Breaking Big: The “Ready-Fire-Aim” Strategy That Took One Company From $8 Million to More Than $1 Billion

Thursday, November 15, 2018

Chapter 1, Part 1

The 5 Stages of Entrepreneurial Business Growth

Delray Beach, FL.- For the first half of my business career, I spent almost all of my time doing. I was an incessant innovator and that required a lot of practical thinking. But I eschewed the theoretic. My M.O. was experimentation: Begin with a hypothesis about how to make something new or better. Test it to a reliable degree. Then make adjustments.

Since I knew very little about business, I had the advantage of testing theories that were outside the box of recognized business truths. This taught me two things: Traditional practices are usually there for a good reason. And when new ideas work, they can work big.

In the year 2000, I began to write a blog (called Early to Rise) about what I had learned about business. It forced me to think more abstractly about my experience, and gave me an opportunity to step back and see patterns. And after doing that on a daily basis for five or six years, I was able to see patterns in the patterns.

One of the great pleasures of writing those daily essays was knowing that I was refuting some long-held beliefs and introducing (what seemed to me to be) new ideas about how to launch and grow businesses in the digital age.

It was then that I got the urge to host a very special, very high-priced seminar where I could explain my insights to smart and successful entrepreneurs who wanted to grow their businesses.

The goal was not financial. I could have charged little or nothing to attend. But I wanted to attract serious people, entrepreneurs with enough success in business to challenge my ideas if they didn’t make sense.

It was a four-day event and the fee was $10,000. Since this was the first time I would be charging this kind of money for my expertise, I was more than a little worried.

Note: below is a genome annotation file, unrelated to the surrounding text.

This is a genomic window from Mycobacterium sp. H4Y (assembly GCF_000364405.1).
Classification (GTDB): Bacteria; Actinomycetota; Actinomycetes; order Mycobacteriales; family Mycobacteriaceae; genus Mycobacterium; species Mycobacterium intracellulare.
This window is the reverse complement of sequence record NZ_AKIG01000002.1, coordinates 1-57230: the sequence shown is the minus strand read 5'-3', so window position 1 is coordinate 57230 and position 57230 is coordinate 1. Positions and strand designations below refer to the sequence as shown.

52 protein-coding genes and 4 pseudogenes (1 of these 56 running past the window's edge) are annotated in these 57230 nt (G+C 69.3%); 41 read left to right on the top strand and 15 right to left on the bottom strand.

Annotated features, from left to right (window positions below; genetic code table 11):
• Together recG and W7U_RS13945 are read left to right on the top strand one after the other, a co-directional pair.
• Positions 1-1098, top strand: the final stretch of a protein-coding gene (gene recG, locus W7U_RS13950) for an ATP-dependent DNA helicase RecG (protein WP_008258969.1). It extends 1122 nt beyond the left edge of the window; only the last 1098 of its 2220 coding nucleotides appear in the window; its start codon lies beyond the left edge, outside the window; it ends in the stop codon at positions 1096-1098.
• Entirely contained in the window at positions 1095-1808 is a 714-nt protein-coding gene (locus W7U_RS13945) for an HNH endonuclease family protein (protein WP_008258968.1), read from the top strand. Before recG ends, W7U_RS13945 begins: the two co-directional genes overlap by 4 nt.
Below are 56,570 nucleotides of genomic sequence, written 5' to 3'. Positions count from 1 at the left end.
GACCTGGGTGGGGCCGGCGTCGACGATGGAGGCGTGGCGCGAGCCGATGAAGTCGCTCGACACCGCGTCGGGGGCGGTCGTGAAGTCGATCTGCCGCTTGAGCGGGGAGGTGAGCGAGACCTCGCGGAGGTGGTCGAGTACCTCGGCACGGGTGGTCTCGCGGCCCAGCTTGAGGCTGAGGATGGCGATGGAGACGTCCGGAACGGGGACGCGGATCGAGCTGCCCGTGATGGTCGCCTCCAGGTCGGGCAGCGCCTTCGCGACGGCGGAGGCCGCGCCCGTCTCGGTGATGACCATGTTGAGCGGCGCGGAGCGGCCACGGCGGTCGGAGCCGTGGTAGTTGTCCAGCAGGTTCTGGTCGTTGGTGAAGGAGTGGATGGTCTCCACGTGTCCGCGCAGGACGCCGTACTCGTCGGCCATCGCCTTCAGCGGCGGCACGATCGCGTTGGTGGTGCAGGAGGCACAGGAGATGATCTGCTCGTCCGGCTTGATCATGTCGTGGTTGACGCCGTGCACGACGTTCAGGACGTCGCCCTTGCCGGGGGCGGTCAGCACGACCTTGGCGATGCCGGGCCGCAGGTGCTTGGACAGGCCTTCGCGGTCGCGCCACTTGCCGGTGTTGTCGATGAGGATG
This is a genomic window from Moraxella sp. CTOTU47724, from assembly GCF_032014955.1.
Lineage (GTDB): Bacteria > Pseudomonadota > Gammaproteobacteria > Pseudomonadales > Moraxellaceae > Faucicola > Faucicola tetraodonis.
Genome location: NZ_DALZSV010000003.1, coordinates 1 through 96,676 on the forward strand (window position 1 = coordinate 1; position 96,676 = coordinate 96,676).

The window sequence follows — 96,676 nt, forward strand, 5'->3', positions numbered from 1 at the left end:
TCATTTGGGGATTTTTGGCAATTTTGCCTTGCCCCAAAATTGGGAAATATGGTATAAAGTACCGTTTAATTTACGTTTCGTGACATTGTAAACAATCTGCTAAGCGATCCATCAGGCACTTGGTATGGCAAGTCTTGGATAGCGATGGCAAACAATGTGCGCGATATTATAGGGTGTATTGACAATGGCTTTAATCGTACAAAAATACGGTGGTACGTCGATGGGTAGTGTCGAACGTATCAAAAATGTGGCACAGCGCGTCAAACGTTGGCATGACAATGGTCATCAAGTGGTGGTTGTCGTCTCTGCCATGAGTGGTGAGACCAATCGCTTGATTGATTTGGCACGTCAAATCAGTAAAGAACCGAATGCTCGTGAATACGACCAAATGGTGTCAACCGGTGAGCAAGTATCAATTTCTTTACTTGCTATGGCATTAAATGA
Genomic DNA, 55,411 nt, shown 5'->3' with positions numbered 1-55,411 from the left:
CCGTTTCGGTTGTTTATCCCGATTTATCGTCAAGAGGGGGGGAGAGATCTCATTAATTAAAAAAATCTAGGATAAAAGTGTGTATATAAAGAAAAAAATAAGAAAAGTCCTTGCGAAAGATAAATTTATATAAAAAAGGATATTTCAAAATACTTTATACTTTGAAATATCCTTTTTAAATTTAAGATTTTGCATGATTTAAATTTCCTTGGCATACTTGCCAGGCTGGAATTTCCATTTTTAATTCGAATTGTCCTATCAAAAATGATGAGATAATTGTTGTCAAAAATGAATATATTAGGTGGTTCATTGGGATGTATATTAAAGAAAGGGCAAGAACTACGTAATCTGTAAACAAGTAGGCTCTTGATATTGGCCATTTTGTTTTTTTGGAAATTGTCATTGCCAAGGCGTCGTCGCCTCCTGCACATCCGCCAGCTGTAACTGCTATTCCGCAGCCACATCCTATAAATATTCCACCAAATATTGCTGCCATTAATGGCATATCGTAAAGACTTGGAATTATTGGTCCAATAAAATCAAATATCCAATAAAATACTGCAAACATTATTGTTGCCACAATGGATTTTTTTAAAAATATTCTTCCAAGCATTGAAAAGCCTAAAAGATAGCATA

But I told myself that I would be okay. All around me, self- proclaimed business experts were charging $1,000 to $5,000 for seminars and getting plenty of eager people to pay up. I knew many of those experts. And most of them, in my humble opinion, were one-trick ponies – zero-down real estate gurus, direct-marketing pundits, or motivational speakers. Few of them had my depth or breadth of experience. If they could get away with charging as much as $5,000, I reasoned, I should be able to charge $10,000.

So I spoke to MaryEllen Tribby, the woman that was running Early to Riseat the time, and she helped me put it together. Three months later, she had everything set up and 30 tickets sold.

[Marketing Tip:The easiest way to create profits in your business is to sell your best customers a higher-level version of something they have already bought. MaryEllen’s marketers did that by sending out a special invitation to a limited number of Early to Risesubscribers who had already spent $2,000 on a three-day conference with various business writers. My seminar was positioned as more (four days) and better (with me only). And it sold out in a matter of weeks.]

The only thing left was to come up with an agenda that would justify an investment of $10,000 by each attendee. When I reviewed the credentials of the 30 people who had signed up, doubt once again gripped me. What could I do for them that would be worth what they had paid? The saying “Pride comes before the fall” haunted me.

Aside from the fact that all 30 had achieved a great deal in their careers, each had a different sort of business. Some were beginning new businesses. Many were growing modest-sized companies. And some had well-established $10 million to $25 million enterprises.

And if that were not challenging enough, their businesses ranged from professional services to publishing to manufacturing. Even to restaurants!

On the one hand, I had, by that time, such wide experience in business that I felt confident I could be helpful in some way to each of them individually. But this was a group event. And we had limited time.

I certainly could not dumb down the discussion to the basics of entrepreneurial success. Most of these people were well beyond that. I had to create a program that was both high level and fundamental, with ideas that were universal to all entrepreneurial businesses but also specific enough to satisfy each and every attendee.

I thought about it for several days, but I could not come up with a satisfactory approach. I called in two colleagues – senior writer Charlie Byrne and contributing business management expert Richard Schefren (both superstars in their domains) – and I explained my problem to them.

The specific question I posed was: